So it's like filled with dirt, and when it's all stirred up, it's very difficult to see through it. It looks really cloudy. But if you just let it sit long enough, then all of the dirt settles to the bottom and then you get clarity and you can see through the water. That's what we wanna do with our minds.

So, This type of breath work is just giving your mind something to do and all the other thoughts are settling at that time. So you can do that 20 20, 20 breathing for, you know, five to 10 cycles, and then you can do double breathing. So that's where you take a double inhale through your nose and you tense all of your muscles and you hold the tension and then you do a double exhalation through your mouth and relax.

So it sounds like this. And I'm tensing. I'm letting all the muscles shake and vibrate and then, and letting them all relax. So you can do that three to five times and then basically, After you're done with that sort of breath work, then just observe the breath. Just watch it flow in and out without any desire to change it.

And so it's like watching waves on the ocean. You're watching them come in, you're watching them go out, but, you're not trying to control the waves or change them. You're just noticing and watching. So you'll watch your breath. Your mind very likely will wander from. So you might notice an inhale and an exhale, and an inhale and an exhale, and then some period of time goes by and you realize I'm thinking about my neighbor's dog.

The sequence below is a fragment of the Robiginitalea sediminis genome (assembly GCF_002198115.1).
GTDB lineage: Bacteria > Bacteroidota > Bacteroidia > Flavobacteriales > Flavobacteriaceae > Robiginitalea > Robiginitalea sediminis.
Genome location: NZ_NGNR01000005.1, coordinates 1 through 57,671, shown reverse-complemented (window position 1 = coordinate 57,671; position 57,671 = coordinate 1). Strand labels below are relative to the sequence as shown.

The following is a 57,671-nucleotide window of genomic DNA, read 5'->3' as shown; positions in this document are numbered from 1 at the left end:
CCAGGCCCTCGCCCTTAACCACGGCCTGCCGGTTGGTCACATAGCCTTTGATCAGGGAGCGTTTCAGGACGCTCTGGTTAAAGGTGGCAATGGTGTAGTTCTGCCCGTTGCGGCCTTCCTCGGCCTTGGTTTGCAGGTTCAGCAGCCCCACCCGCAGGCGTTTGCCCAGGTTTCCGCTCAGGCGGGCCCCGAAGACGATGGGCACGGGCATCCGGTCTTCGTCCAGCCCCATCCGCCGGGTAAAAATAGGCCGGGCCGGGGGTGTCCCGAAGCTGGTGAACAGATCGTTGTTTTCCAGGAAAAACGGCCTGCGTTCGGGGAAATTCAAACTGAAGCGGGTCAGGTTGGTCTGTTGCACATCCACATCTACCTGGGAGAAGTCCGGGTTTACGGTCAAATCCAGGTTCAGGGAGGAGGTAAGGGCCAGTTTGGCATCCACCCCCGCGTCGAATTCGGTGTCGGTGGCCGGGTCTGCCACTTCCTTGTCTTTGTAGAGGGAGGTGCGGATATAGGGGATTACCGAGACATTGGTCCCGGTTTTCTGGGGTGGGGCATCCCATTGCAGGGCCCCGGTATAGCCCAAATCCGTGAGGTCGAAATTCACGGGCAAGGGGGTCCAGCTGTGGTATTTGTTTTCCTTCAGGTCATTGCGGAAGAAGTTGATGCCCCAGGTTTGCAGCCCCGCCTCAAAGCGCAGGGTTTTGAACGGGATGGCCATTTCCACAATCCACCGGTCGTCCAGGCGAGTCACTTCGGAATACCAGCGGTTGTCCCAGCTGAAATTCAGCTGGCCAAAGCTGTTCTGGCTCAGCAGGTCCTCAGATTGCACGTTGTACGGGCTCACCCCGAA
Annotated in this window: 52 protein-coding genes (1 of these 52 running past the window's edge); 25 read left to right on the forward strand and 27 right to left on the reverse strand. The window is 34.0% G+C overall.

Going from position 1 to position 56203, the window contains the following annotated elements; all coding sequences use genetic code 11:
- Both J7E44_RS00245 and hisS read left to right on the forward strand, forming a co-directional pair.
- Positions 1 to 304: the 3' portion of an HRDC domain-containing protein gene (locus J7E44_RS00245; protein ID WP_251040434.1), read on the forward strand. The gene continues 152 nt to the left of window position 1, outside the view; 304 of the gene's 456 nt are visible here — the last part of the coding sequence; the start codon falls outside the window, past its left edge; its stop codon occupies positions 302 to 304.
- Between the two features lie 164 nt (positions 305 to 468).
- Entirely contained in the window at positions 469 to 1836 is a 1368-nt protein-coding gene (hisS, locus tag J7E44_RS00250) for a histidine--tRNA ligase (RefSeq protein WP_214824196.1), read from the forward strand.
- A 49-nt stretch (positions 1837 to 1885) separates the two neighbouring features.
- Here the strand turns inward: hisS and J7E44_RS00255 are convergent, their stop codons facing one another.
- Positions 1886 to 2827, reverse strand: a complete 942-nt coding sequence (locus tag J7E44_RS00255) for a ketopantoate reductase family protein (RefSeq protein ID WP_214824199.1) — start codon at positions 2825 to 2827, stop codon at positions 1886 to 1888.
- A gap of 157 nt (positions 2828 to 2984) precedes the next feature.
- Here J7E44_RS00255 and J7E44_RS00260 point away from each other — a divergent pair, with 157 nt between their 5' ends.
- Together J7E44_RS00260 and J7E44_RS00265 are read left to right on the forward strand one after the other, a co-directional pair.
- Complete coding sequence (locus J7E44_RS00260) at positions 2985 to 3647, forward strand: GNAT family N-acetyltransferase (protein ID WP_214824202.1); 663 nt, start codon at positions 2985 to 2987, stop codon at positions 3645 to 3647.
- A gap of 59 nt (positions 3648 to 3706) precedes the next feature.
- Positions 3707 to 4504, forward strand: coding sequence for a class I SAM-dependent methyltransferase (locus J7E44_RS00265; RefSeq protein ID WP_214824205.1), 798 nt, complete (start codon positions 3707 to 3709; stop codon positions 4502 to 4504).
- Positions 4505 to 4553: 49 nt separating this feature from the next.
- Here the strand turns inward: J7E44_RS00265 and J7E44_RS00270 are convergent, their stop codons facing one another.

What the heck? Why am I thinking about my neighbor's dog? And this is where we start to go wrong in meditation because we make that mean something about us. Ugh. I'm no good at this. I suck at this. I can't keep my mind under control. How did I even get to thinking about my neighbor's dog to begin with? Oh, I remember I thought about my neighbor and then I thought, blah, blah, blah, blah, blah.

If you can just get rid of that. The judgment around it. You will be hugely ahead when it comes to meditating. Really? It's just, huh? I'm thinking about my neighbor's dog. Isn't that interesting? Back to the breath. Inhale. Exhale. Inhale. Okay. I'm just observing the breath again, and just do that as long as you can, and then you'll find that your mind wandered and bring it back.

You can also check your gaze at the point when you realize that your mind wandered, check your gaze, more than likely it has dropped, so you can just gently lift your gaze again and go back to it. When you get to a point in meditation where you feel a deep, profound stillness or joy or connection or love, at that point, I really like to be in receiving energy.

So as long as we're doing a breath work or we're actively observing, or if we're saying a mantra or we're thinking of an affirmation, all of that is masculine. So I do like to spend a period of time in meditation, in the feminine energy of receiving, because that's where we basically allow God, universe, or spirit to do the talking, and we're listening.

We're receiving the love, we're receiving the support, we're receiving the good ideas. . And so when you feel a beautiful state of peace or joy just sitting with it, not trying to control it, not trying to do anything, but just receiving it. Receiving it, receiving it, receiving it. And that's a great basic way to meditate.